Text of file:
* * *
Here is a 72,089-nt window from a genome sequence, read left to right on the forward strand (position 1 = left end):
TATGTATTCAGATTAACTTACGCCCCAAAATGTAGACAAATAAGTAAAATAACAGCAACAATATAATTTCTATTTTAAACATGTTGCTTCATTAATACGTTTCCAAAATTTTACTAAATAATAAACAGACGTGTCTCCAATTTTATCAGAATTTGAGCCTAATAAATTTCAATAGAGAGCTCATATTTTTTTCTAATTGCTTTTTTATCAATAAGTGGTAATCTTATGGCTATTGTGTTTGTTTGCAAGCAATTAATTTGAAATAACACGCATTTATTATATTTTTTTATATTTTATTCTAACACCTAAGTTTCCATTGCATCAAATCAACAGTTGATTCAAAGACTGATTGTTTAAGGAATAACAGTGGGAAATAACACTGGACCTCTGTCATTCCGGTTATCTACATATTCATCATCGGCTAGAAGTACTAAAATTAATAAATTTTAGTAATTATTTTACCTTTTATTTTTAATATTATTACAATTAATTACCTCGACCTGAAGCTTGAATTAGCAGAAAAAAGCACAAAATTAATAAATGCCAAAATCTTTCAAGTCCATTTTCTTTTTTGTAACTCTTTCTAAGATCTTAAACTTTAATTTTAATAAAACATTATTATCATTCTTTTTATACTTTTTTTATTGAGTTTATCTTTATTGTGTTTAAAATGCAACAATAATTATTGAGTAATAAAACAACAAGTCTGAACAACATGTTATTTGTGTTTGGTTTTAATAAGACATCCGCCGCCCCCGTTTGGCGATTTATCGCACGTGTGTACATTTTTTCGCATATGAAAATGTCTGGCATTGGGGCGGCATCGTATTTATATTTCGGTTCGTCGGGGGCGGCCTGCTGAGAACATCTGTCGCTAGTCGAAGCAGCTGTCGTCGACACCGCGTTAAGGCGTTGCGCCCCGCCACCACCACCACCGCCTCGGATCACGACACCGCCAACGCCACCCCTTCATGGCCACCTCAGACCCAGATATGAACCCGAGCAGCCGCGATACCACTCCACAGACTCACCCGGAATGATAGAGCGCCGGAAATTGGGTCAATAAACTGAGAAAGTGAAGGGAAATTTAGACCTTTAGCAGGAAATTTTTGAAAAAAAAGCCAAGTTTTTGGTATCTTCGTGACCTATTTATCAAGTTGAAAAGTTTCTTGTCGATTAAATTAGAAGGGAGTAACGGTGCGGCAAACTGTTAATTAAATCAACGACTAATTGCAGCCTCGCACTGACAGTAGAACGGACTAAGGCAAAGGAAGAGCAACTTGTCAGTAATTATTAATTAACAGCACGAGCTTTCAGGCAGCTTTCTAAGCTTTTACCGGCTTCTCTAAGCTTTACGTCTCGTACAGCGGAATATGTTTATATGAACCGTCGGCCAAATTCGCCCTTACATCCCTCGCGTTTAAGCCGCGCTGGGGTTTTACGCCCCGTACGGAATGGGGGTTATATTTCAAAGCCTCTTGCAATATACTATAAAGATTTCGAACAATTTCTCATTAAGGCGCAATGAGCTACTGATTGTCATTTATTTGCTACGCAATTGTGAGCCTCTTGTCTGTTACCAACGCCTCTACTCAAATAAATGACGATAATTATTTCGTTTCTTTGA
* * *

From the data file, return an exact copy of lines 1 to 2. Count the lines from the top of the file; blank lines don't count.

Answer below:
Here is a 72,089-nt window from a genome sequence, read left to right on the forward strand (position 1 = left end):
TATGTATTCAGATTAACTTACGCCCCAAAATGTAGACAAATAAGTAAAATAACAGCAACAATATAATTTCTATTTTAAACATGTTGCTTCATTAATACGTTTCCAAAATTTTACTAAATAATAAACAGACGTGTCTCCAATTTTATCAGAATTTGAGCCTAATAAATTTCAATAGAGAGCTCATATTTTTTTCTAATTGCTTTTTTATCAATAAGTGGTAATCTTATGGCTATTGTGTTTGTTTGCAAGCAATTAATTTGAAATAACACGCATTTATTATATTTTTTTATATTTTATTCTAACACCTAAGTTTCCATTGCATCAAATCAACAGTTGATTCAAAGACTGATTGTTTAAGGAATAACAGTGGGAAATAACACTGGACCTCTGTCATTCCGGTTATCTACATATTCATCATCGGCTAGAAGTACTAAAATTAATAAATTTTAGTAATTATTTTACCTTTTATTTTTAATATTATTACAATTAATTACCTCGACCTGAAGCTTGAATTAGCAGAAAAAAGCACAAAATTAATAAATGCCAAAATCTTTCAAGTCCATTTTCTTTTTTGTAACTCTTTCTAAGATCTTAAACTTTAATTTTAATAAAACATTATTATCATTCTTTTTATACTTTTTTTATTGAGTTTATCTTTATTGTGTTTAAAATGCAACAATAATTATTGAGTAATAAAACAACAAGTCTGAACAACATGTTATTTGTGTTTGGTTTTAATAAGACATCCGCCGCCCCCGTTTGGCGATTTATCGCACGTGTGTACATTTTTTCGCATATGAAAATGTCTGGCATTGGGGCGGCATCGTATTTATATTTCGGTTCGTCGGGGGCGGCCTGCTGAGAACATCTGTCGCTAGTCGAAGCAGCTGTCGTCGACACCGCGTTAAGGCGTTGCGCCCCGCCACCACCACCACCGCCTCGGATCACGACACCGCCAACGCCACCCCTTCATGGCCACCTCAGACCCAGATATGAACCCGAGCAGCCGCGATACCACTCCACAGACTCACCCGGAATGATAGAGCGCCGGAAATTGGGTCAATAAACTGAGAAAGTGAAGGGAAATTTAGACCTTTAGCAGGAAATTTTTGAAAAAAAAGCCAAGTTTTTGGTATCTTCGTGACCTATTTATCAAGTTGAAAAGTTTCTTGTCGATTAAATTAGAAGGGAGTAACGGTGCGGCAAACTGTTAATTAAATCAACGACTAATTGCAGCCTCGCACTGACAGTAGAACGGACTAAGGCAAAGGAAGAGCAACTTGTCAGTAATTATTAATTAACAGCACGAGCTTTCAGGCAGCTTTCTAAGCTTTTACCGGCTTCTCTAAGCTTTACGTCTCGTACAGCGGAATATGTTTATATGAACCGTCGGCCAAATTCGCCCTTACATCCCTCGCGTTTAAGCCGCGCTGGGGTTTTACGCCCCGTACGGAATGGGGGTTATATTTCAAAGCCTCTTGCAATATACTATAAAGATTTCGAACAATTTCTCATTAAGGCGCAATGAGCTACTGATTGTCATTTATTTGCTACGCAATTGTGAGCCTCTTGTCTGTTACCAACGCCTCTACTCAAATAAATGACGATAATTATTTCGTTTCTTTGA